However, the old guard wasn’t done. They insisted on the installation of a forward assist in case of jams, which the M1 Garand and M14 had. Everyone who developed the rifle responded, “What are you doing forcing a round in that doesn’t want to go…just eject the thing!” but they would have none of it. The Air Force, however, went ahead; Air Force M16s lacked the forward assist. However, the Army version – the XM16E1 – were equipped with a forward assist. At that point, it was basically done.

By 1963, the M16 was adopted as the standard service rifle for the armed forces. Colt even started selling Colt Armalite Rifles and Colt Sporter Rifles to civilians, which were semi-auto versions for sport shooting. However, at this point, a few key revisions had been made to the M16 that severely compromised its use in the field.

The chrome lining of the receiver had been omitted, to save cost in manufacturing. And by 1964, DuPont informed the government that it couldn’t keep up with demand for propellant.

The .223 Remington cartridge was devised by seating a 55-grain .223-caliber bullet over IMR 4475, a stick powder. Olin came up with an alternative, WC 846, a ball powder. While WC 486 did the job of propelling a 55-grain projectile at 3,300 feet per second, it burned dirty and produced a lot more fouling. Colt also decided it was good idea to bill the rifle as “self-cleaning” and therefore, soldiers didn’t need a cleaning kit.

Early editions of the rifle, had a storage compartment in the stock which contained a cleaning kit. In the first few years of its service history in Vietnam, there was no cleaning kit in there, nor did many infantrymen receive one.

Prior to that, the rifle was known to function reliably. It was accurate at ranges up to 500 yards and lethal. It had few stoppages. Bureaucratic in-fighting and corner-cutting would end up costing many US Army soldiers and US Marines their lives.

By 1965, all troops in-country were issued M16 rifles. Reports started coming in of frequent stoppages, usually failures to eject caused by constant fouling; dead soldiers were found clutching a cleaning rod. Keeping the rifles in working order required constant cleaning, often more than was feasible.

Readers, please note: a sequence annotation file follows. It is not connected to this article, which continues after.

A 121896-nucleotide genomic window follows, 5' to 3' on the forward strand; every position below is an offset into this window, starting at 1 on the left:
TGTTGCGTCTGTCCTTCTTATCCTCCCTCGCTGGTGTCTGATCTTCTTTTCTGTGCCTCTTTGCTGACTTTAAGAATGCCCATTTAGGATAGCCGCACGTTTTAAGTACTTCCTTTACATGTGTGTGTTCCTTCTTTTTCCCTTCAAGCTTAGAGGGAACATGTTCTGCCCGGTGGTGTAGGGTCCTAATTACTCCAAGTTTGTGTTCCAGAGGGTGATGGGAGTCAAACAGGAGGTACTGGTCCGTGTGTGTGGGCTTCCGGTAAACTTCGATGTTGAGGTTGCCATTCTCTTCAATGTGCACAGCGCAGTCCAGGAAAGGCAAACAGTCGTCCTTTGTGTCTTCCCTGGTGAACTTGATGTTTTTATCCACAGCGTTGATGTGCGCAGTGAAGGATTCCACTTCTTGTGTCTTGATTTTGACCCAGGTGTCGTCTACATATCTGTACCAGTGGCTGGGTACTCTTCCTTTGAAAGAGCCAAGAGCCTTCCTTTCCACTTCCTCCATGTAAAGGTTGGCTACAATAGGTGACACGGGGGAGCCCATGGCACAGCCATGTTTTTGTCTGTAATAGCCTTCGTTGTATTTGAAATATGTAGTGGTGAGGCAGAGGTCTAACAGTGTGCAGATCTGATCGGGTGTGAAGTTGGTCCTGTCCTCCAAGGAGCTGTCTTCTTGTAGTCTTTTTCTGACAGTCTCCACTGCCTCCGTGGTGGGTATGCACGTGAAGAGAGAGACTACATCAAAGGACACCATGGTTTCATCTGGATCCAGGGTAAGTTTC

This led those who had the option to reach for BARs, Stoner rifles and M14s issued to South Vietnamese forces, or picking up AK-47s from dead North Vietnamese and Viet Cong troops.

Eventually, the US Government decided to do something about it and started making some fixes. The chamber and bore were chromed to reduce fouling, cleaning kits were issued more liberally, and new lubricants and propellants were developed to make the gun run cleaner and more reliably.

They also added a birdcage flash suppressor and – in limited batches – created a variant that fired three-round burst instead of full auto.

The fixes worked, and the new variant with said improvements – the M16A1, which first entered service in 1967 – was immediately noted as a drastic improvement over the original.

By 1969, the M14 had been officially knocked off its perch, and the M16A1 remained the standard service rifle until the M16A2 was introduced in the 1980s.

During the Vietnam war, NATO was advised that they should switch to the 5.56mm round instead of the then-standard 7.62x51mm round. NATO pretty much agreed, creating the now-standard 5.56mm NATO round.

After the war, the new standard 5.56mm NATO round (and experience) required some updates, which the US Marines and the army started asking for by the end of the 70s. The Marines asked for a heavier end to the barrel, a flash suppressor with a closed bottom, and sights that could be adjusted for windage and elevation on the fly.